Russian scientists threaten to down tools in face of Kremlin arrests

Scientists charged with treason for failed missiles

Kremlin under pressure. Credit: Baturina Yuliya/

The cracks are beginning to show in Vladimir Putin’s feet of clay as Russian scientists, crucial to the Kremlin’s war effort, have warned the dictator he is in danger of scuppering any further development of his missile programme.

In a report today, May 18, it is revealed that Scientists charged with developing Russia’s missile capabilities have hit back against recent arrests and charges of treason, according to The Daily Express.

In less than one year, a total of four leading scientists have been charged with treason and jailed, which has led to a backlash from fellow colleagues.

In a brave public protest against the Kremlin, there have been calls for the FSB, Russia’s Federal Security Service, to cease the arrests as there is a high risk of jeopardising their work, citing an ‘impending collapse’ of their research.

The hypersonic missiles used against Ukraine were touted as ‘unstoppable’ and impervious to air defences, but they have not lived up to the hype surrounding them. The majority have been shot down by Ukrainian forces armed with some of the latest advanced technology supplied by Western counterparts.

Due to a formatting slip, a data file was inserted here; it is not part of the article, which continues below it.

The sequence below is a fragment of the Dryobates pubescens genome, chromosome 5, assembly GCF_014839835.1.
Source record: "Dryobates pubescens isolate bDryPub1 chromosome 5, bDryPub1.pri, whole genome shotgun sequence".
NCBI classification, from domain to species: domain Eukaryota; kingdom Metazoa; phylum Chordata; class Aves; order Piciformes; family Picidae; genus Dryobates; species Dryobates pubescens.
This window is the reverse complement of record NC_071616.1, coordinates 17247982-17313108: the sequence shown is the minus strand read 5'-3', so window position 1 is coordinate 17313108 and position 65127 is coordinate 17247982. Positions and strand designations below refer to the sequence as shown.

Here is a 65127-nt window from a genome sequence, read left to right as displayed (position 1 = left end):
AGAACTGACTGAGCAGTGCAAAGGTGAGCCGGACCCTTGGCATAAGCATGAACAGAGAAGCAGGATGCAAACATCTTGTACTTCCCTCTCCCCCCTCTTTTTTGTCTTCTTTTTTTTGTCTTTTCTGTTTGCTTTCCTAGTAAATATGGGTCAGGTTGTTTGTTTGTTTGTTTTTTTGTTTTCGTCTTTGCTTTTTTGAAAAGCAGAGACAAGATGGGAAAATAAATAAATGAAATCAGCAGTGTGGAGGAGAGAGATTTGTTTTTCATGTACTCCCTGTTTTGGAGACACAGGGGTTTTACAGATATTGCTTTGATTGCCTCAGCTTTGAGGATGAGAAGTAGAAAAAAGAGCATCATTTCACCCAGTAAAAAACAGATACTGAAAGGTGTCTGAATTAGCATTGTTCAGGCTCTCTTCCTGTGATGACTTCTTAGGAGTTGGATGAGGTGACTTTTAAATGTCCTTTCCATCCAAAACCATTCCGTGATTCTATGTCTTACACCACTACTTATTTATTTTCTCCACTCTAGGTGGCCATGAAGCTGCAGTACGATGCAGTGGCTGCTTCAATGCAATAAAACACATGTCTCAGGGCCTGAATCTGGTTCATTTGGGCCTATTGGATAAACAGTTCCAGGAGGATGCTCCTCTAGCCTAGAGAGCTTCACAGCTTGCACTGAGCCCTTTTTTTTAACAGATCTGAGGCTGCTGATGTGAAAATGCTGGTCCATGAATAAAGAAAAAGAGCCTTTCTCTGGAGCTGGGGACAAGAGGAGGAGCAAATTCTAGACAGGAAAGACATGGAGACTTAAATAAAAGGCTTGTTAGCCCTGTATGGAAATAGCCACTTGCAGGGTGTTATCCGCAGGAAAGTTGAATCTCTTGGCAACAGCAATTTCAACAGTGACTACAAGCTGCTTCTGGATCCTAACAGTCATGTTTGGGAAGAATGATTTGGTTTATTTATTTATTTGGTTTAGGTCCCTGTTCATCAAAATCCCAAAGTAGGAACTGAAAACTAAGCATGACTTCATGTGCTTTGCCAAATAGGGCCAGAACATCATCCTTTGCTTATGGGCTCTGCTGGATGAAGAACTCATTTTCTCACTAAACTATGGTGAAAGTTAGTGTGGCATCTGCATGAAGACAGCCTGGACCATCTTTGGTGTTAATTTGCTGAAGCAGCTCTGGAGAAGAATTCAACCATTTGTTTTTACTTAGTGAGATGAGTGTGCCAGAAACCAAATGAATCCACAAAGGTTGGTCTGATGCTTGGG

Britain’s Ministry of Defence said yesterday that Ukraine’s success had exposed an ‘apparent vulnerability’ that ‘is likely a surprise and an embarrassment for Russia.’

The Kremlin has responded the only way it knows how, by changing the laws regarding treason, which in turn has led to the detainment of scientists leading the research programme.

Understandably academics at the Novosibirsk-based Institute of Theoretical and Applied Mechanics have cautioned in a public outcry that the arrests have backfired and are discouraging potential new employees. They have also warned they cannot continue to work if the current threat from the FSB remains.

The four scientists at the centre of the controversy are: Anatoly Maslov, 76,  Alexander Shiplyuk, 5, who were last summer and have been in jail since. A third scientist, Valery Zvegintsev, was detained last month.

Another physicist, Dmitry Kolker, who was suffering from advanced pancreatic cancer, was arrested and charged with treason last summer but died just two days after he was jailed.

In part the letter read: ‘We’re not only scared for our colleagues: we simply do not understand how to do our job any more. The best students are already refusing to work with us while our best young employees are leaving scientific research.’

President Putin recently approved amendments to the law that increased the potential penalty for treason from 20 years to life in prison.

The recent controversy is being seen as an attempt to transfer blame away from the Kremlin after Russia’s disastrous invasion of Ukraine.

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Written by

John Ensor

Originally from Doncaster, Yorkshire, John now lives in Galicia, Northern Spain with his wife Nina. He is passionate about news, music, cycling and animals.